Aroostook County company to stream key basketball tournament games, football state championships
HOULTON, Maine — Northern Maine Media Inc., the home of Houlton-based radio station WHOU 100.1 FM, has been video streaming high school regular-season games for several years. In 2013, it aired the Maine Principals’ Association high school basketball tournament quarterfinal games.
Now, Northern Maine Media has taken a giant step forward by landing the exclusive contract from the MPA to video stream the five state high school football championship games, as well as 60 regional basketball tourney semifinals and finals.
It is a three-year deal.
Northern Maine Media streams approximately 250 sports events annually, but this is the first time it will carry the football state finals and the regional basketball tournament semifinals and finals.
“We’re very excited about it,” said Fred Grant, the owner of Northern Maine Media Inc. “We have been building for several years now, and we are glad this finally happened.”
The Vermont-based Northeast Sports Network had carried the basketball tournament games and put in a bid to continue to do so, but Mike Burnham, executive director of the interscholastic division of the MPA, said they preferred Northern Maine Media’s bid.
“We weren’t unhappy with the NSN’s coverage. But moving forward, we felt WHOU’s proposal was best for us. We’ve worked with Fred Grant for years, and we know WHOU will continue to provide outstanding coverage. We’re excited about continuing to work with and grow with them.
Viewers will have to pay a subscription fee, but the amount has not been determined, according to Grant.
“It will be a flat fee to view all the games rather than a pay-per-view deal,” Grant said.
All other events carried by Northern Maine Media, including regular-season games in a variety of sports, are free to viewers.
Grant said he is happy with the terms of the agreement but declined to disclose the financial arrangement. Northern Maine Media did pay a rights fee to the MPA.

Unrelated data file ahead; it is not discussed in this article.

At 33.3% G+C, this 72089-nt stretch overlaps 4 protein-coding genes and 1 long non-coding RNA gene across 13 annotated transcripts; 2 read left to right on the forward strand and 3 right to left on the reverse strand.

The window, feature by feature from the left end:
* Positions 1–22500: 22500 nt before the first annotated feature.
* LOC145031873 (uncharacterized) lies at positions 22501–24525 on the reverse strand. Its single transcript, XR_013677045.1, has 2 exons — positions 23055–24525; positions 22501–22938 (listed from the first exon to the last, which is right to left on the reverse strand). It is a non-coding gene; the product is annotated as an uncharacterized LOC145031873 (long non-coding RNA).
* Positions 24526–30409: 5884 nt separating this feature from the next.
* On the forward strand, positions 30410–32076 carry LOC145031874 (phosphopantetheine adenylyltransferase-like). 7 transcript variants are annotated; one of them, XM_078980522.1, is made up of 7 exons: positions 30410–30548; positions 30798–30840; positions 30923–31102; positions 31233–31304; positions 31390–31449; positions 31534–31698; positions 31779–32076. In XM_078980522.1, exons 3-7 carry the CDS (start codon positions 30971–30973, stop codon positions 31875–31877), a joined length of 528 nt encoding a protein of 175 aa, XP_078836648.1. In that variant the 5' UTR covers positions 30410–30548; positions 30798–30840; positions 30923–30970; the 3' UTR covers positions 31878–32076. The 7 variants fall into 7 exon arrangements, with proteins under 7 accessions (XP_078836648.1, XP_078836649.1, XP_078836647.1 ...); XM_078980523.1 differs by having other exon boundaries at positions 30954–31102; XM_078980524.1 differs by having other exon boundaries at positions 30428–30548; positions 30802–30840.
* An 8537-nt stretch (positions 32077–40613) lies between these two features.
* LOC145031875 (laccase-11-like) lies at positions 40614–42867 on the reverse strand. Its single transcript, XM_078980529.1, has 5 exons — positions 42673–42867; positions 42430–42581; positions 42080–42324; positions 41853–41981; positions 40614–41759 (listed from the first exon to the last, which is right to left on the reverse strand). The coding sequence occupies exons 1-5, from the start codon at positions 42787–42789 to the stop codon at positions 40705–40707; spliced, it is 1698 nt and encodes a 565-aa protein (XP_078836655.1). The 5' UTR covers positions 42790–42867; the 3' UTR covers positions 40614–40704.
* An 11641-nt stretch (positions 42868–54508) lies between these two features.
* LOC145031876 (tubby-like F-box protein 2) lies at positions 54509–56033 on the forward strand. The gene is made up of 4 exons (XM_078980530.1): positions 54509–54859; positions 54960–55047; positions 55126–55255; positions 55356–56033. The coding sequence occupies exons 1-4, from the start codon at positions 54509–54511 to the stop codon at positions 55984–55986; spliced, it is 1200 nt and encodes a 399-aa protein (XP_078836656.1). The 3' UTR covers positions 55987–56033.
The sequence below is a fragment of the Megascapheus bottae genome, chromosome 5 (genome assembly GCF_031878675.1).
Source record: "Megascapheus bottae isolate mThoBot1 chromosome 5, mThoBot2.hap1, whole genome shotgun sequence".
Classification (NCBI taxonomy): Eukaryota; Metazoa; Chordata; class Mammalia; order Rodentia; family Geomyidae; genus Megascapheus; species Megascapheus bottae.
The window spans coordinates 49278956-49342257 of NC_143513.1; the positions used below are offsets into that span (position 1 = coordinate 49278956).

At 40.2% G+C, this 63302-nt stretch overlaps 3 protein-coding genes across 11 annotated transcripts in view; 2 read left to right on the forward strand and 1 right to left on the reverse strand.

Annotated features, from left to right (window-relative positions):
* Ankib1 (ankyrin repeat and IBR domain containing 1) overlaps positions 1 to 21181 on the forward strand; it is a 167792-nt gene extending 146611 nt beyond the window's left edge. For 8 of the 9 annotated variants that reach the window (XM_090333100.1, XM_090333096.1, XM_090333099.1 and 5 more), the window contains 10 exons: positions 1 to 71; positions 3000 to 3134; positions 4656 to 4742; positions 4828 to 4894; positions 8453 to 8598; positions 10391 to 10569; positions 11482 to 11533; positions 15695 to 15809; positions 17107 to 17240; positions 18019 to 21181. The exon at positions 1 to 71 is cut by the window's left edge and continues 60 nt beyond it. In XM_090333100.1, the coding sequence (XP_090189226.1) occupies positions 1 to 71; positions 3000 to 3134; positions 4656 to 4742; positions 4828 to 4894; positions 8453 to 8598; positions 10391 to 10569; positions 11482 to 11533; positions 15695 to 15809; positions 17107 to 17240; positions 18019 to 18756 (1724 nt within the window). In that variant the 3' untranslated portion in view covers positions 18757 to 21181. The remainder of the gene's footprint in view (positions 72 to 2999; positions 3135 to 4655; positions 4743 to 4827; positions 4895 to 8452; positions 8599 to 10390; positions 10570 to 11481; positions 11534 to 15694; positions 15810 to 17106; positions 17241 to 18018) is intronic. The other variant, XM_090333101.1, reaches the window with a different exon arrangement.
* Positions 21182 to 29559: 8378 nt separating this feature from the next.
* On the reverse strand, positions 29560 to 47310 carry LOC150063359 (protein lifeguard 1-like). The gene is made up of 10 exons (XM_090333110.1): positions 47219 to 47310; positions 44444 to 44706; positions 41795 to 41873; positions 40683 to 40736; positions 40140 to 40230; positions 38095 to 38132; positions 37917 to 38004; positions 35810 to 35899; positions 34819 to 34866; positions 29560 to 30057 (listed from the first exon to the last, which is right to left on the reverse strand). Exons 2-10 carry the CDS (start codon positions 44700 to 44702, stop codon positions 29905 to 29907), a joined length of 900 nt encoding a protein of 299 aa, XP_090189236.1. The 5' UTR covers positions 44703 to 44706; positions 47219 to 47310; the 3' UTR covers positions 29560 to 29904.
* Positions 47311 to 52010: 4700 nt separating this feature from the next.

“Producing the games, especially basketball, is extremely expensive. And there are expenses we hadn’t expected. But we feel we’ll be able to cover the cost [through subscription fees and advertising revenue],” he said.
WHOU radio began video streaming high school sports in 2012 and has doubled its coverage every year, according to Grant.
In addition to football and basketball, Northern Maine Media also video streams soccer, baseball and ice hockey games. They will add softball in the spring and field hockey next fall. Grant said they are also open to eventually adding lacrosse and girls ice hockey.
“We cover games from Fort Kent to Kittery, and we’re working on building [production] crews in the southern part of the state,” he said.
Grant said they do have an extensive number of crews statewide, which include high school and college students.
High school and college students joining these crews go through a training process.
“We want to build a feeder program,” Grant said. “Some of the college kids who call the games for us have been great ones.”
Students and graduates of the New England School School of Communications on the Husson University campus in Bangor have been particularly well versed in production and play by play, Grant said.
Burnham said working with WHOU gives Maine schools and the MPA a chance to build continuity with coverage throughout the year.
“Additionally, we have been pleased to partner with an organization that actively hires both high school and college students at all levels of their broadcast,” Burnham said.
The students are paid for their services, Grant said.
The National Federation of High School Sports Associations Network aired the basketball quarterfinals and Maine Public Television had the rights to televise the state finals in all five classes.
Burnham said that arrangement will continue this winter.
WABI-TV Channel 5 and the CW in Bangor had carried all the state championship football games for 13 years but backed out last fall citing a lack of resources and staff and the financial challenges.